Because of its quantitative nature running can seem pretty simple, almost black and white, like you’ve done well or you haven’t. I run similar workouts and race distances from year to year, making it easy to overanalyze the results afterward. I intuitively want to see progress over time, which seems logical and linear, or at least that's how I rationalize it, because we all know running long distances isn’t either!

For the past few weeks, I’ve been training for the 2018 TCS NYC Marathon. I had the pleasure of having a breakout race in the 2017 version, covering 26.2 miles in 2:29:39 and placing 5th. My goal this year is to finish in the top 3, with a time under 2:27:00. I thought both of those goals were rational - a step above last year, but not the whole staircase.

So how is this year going compared to last year? I’d like to report that I’m stronger, faster, and have more endurance. I’d like to tell you I’m 100% confident my goals are attainable. But, it hasn’t been easy to compare the two years. For starters, I’m living and training at altitude compared to sea level last year. I’ve been logging more miles than 2017, albeit slower. Interestingly, my interval sessions (up to 3K reps) have been the same speed, but my long runs are slower.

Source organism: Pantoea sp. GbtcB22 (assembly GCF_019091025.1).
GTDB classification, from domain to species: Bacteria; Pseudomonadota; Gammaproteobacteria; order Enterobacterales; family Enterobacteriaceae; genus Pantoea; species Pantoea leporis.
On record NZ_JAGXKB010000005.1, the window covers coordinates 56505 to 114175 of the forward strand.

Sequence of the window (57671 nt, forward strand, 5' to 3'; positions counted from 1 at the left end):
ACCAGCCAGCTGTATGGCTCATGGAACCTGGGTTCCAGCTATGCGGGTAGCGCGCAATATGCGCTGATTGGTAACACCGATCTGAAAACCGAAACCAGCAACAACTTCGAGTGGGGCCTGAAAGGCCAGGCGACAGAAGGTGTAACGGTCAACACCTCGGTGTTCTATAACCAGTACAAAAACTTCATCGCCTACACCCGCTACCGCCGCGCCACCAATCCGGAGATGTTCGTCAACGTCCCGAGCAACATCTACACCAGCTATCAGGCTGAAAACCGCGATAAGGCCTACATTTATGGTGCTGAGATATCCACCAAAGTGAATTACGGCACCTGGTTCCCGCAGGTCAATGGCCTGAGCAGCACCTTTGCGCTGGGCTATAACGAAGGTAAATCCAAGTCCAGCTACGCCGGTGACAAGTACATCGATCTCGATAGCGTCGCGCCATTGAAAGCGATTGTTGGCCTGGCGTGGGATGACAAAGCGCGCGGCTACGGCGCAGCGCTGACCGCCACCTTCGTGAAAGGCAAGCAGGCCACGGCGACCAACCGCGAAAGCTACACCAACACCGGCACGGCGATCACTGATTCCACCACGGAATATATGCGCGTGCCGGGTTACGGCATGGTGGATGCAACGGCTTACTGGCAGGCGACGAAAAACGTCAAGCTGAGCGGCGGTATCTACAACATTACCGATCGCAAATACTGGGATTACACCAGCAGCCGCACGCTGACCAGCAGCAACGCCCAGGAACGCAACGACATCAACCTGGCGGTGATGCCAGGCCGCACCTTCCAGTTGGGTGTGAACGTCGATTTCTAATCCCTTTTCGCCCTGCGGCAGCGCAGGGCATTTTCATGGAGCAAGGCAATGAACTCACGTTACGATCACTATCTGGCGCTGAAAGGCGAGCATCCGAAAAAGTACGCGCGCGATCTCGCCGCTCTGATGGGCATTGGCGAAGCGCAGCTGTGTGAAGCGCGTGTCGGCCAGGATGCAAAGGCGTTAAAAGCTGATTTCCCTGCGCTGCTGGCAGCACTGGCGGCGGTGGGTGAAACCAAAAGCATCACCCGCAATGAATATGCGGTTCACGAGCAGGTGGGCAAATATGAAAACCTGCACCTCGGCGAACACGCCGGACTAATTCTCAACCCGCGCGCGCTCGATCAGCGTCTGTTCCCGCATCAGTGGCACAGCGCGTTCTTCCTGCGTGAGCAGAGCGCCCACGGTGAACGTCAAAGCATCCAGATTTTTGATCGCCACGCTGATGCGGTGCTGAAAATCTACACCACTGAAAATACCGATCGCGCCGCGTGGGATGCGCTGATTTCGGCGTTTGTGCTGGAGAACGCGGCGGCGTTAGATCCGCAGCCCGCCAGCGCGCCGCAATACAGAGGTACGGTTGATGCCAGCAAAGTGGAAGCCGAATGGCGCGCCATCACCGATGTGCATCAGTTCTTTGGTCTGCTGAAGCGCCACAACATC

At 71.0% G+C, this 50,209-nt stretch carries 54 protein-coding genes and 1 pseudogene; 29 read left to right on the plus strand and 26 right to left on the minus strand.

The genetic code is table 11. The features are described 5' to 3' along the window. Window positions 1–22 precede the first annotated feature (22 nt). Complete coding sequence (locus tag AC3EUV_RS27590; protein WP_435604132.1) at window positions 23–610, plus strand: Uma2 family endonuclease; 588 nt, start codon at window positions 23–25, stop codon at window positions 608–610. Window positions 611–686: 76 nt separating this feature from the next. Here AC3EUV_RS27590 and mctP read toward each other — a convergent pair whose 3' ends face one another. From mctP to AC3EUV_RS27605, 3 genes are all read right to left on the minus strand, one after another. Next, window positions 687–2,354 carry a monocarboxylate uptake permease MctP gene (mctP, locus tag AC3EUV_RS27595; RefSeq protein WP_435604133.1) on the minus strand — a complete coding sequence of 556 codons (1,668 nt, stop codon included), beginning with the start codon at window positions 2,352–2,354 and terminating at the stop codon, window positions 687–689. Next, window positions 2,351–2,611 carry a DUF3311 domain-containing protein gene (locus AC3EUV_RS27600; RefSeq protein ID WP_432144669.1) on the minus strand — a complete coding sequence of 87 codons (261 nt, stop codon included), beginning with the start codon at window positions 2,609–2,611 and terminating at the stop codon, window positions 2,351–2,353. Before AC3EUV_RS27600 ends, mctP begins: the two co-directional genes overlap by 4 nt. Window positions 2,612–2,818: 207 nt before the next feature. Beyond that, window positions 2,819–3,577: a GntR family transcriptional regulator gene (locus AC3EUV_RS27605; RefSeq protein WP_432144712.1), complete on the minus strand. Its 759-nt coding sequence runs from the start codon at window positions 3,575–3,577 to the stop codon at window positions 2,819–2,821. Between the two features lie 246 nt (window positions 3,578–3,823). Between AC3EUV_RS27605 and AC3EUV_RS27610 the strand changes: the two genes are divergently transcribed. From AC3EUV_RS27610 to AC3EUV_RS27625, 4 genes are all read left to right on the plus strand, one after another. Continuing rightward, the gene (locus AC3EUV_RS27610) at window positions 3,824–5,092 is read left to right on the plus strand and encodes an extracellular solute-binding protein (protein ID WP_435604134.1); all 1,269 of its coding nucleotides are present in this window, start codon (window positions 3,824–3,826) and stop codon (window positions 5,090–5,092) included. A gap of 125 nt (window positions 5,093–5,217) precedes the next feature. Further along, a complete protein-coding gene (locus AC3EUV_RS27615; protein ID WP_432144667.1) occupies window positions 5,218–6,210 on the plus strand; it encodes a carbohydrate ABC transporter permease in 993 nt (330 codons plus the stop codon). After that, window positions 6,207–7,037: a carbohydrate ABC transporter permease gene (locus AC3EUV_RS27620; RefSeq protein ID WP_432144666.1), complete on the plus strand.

The truth is, progress isn’t linear. And I don’t think my own synopsis of my training can be objective enough to answer the question honestly. I can attest to my consistency though, which has been far superior to last year. I feel like I am handling the workload and able to complete the planned workouts, as opposed to last year when I failed and/or felt like poop for a third of the time. And, in my opinion, I’ve already made progress, because I’ve laced up the shoes for another whole year!


Primary Subcategory

Team - Haute Volée
Allyson Ely